Jargon File

The Jargon File is a hacker lexicon. That's hacker in the original sense, of course.

The Jargon File began in 1975 as a single file on a mainframe at the Stanford AI Lab; a copy spread to MIT, and for many years, it grew and prospered as the hacker culture that was focused at these two sites (consisting mainly of AI researchers using PDP-10 computers and homebrew operating systems). However, the 'AI winter' of the late '70s and early '80s spelled the death knell for this culture, and the file lapsed into stagnation. In 1983, the 'final' version of the file was published as a book, 'The Hackers Dictionary?', as a monument to the once-great AI culture that was now naught but moss-covered ruins.

However, as is always the way, fragments of the AI culture persisted, and were assimilated as part of the heritage of the new hackerdom which was growing up around the ARPA Net?. In 1990, the Jargon File burst back into life, with a new edition edited by Eric Raymond (ESR), which incorporated swathes of the then-new internet jargon alongside the classical AI terms. Since then, ESR has continued to edit the file, keeping it up to date with the ever-shifting language of the global hacker culture.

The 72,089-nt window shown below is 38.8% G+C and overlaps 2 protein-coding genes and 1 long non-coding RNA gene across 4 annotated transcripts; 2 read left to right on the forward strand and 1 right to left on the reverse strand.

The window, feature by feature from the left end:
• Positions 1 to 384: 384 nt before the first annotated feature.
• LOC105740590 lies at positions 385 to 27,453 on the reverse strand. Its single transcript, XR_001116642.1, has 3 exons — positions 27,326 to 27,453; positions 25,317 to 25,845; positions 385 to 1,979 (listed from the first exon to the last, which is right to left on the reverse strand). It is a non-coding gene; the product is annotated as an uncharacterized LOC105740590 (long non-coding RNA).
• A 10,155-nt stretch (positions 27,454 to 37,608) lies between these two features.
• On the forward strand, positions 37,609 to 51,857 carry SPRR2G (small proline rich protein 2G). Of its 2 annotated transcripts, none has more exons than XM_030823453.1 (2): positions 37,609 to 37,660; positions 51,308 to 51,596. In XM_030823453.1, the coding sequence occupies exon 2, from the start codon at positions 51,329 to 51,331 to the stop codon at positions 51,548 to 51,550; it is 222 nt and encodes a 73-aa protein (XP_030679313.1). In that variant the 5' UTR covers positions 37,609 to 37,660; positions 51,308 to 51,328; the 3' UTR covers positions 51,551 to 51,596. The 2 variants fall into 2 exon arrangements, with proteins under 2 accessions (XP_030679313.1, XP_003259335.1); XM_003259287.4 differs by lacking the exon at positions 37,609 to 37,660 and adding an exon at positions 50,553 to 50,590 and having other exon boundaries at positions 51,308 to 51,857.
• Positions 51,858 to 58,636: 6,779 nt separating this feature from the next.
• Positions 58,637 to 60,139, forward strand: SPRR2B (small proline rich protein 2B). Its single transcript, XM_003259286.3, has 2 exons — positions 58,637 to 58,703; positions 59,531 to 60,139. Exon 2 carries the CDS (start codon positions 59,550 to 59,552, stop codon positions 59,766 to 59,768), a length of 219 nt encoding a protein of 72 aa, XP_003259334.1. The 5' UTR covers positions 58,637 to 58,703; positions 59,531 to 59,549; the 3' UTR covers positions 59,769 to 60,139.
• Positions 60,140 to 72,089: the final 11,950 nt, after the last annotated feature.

In summer 2003, with internet-centric hackerdom stronger than ever, a new, more surprising, threat to the file emerged: its editor. Eric Raymond added and revised a number of entries in rather suprising ways: some of them were terms he had coined, and which have so far been used only by him, whilst others are terms in general use only in certain very small regions of hackerdom which ESR himself happens to inhabit; the revisions tend to adjust previously balanced entries to reflect ESR's (really quite unbalanced) own opinions. Hackerdom being an anarchy, these changes have not simply been accepted; there are mutterings of a fork in the file, with someone less nuts taking over the helm. Nobody really knows what's going to happen.

But it's a safe bet that the Jargon File will continue, past the controversy, past ESR, past the internet itself.

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Fri, 27 Feb 2004 13:15:43 GMT Front Page Recent Changes Message Of The Day